Sure, traffic plays into it for me. I've added distance and time (by which I mean I both have to go further and ride more slowly) to avoid bits of road I find problematic. I couldn't swear it's any safer, but it's certainly more pleasant. Personally, I optimise my route for pleasantness and wear a bit of delay.
Having said that, I don't know that lack of a bike lane would be a dealbreaker for me. It depends on how wide the road is, the attitudes of the local drivers, how dense the traffic is (as you mentioned) and so on.
Having recently started commuting every day, traffic of all natures is a big consideration.
I recently had a minor accident due to an inattentive idiot.. was out of action for a week catching the cattle train with everyone else/ having to fix the damage to the bike as a result. It was a distinct reminder of how vulnerable cyclists are to other travelers, being motor vehicles, other cyclists and pedestrians. I now try to reduce the risk of accidents as much as possible.
I deliberately pick roads with bike lanes, or decent shoulders to avoid having to ride through the traffic.
I leave at 6.10am in the morning, to avoid the worst of the traffic, being both motor vehicles, slow cyclists and pedestrians who insist on walking in bike lanes despite ideal alternative footpaths.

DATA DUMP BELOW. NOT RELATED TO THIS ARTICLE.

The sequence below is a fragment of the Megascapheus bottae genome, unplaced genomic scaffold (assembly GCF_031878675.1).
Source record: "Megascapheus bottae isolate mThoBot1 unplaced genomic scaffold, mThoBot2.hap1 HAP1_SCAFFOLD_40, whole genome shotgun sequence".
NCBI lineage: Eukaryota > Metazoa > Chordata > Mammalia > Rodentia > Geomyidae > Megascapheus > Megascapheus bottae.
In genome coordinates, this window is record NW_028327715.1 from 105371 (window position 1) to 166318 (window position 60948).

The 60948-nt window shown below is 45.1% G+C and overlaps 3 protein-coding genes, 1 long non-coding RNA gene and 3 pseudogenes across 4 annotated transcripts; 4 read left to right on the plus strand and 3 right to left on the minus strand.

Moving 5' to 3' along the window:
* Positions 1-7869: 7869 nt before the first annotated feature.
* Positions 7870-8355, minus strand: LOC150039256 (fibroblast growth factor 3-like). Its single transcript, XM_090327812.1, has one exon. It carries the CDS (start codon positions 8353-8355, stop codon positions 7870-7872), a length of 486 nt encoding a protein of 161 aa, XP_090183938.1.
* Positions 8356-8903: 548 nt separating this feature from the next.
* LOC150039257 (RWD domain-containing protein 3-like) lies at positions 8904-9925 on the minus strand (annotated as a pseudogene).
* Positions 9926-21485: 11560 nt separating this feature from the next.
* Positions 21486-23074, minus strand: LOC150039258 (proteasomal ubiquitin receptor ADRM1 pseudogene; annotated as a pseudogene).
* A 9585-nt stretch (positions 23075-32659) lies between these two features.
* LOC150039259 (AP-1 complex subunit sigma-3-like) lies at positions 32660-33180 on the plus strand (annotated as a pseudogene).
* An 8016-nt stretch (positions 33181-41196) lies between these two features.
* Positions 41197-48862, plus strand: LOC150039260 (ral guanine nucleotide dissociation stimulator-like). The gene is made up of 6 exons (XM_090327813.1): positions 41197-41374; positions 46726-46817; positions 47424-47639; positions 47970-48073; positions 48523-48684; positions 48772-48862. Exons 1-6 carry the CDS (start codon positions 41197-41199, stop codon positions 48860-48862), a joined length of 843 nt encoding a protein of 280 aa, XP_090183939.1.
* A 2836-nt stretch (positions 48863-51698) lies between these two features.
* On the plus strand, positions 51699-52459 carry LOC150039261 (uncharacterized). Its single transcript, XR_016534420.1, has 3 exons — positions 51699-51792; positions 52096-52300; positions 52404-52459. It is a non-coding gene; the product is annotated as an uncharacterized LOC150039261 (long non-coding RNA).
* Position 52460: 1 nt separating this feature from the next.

Don't get me wrong, will ride in traffic if required, i.e. turning vehicles etc, but would rather avoid it - one inattentive driver/impatient idiot etc = time off the bike.
Could you go Ainslie, Wakefield, Left onto Northbourne - just indicate with your right arm and do a head check at every cross street - straight down, around city hill and onto CW bridge, and then off the other side. And off to wherever you need to in Barton.
There is a lane all the way that way and while I go from the southside to down and back i have no hesitation in riding northbourne in peak hour - just because the traffic creeps along so slowly. i have a couple of hairy areas on my commute too that are fairly well know danger spots. if you keep your wits about you and expect the unexpected, you will be fine.
Most of Limestone Ave is fine but there is a pinch point between the intersection with Quick St and Treloar Cres where the lane is very narrow - if you're not confident claiming the lane you should definitely avoid that section.
ALL THE ABOVEIS TRUE
I chose my routes primarily on safety (and pleasant scenery) and will gladly take a more indirect route if it means safer bike paths or bike lanes with less traffic, squeeze zones and generally unsafe conditions.
I go for reduced traffic roads with wide shoulders, minimise exposure and the odds of an altercation are reduced I reckon.
I throw as many hilly sections in as fit that criteria too.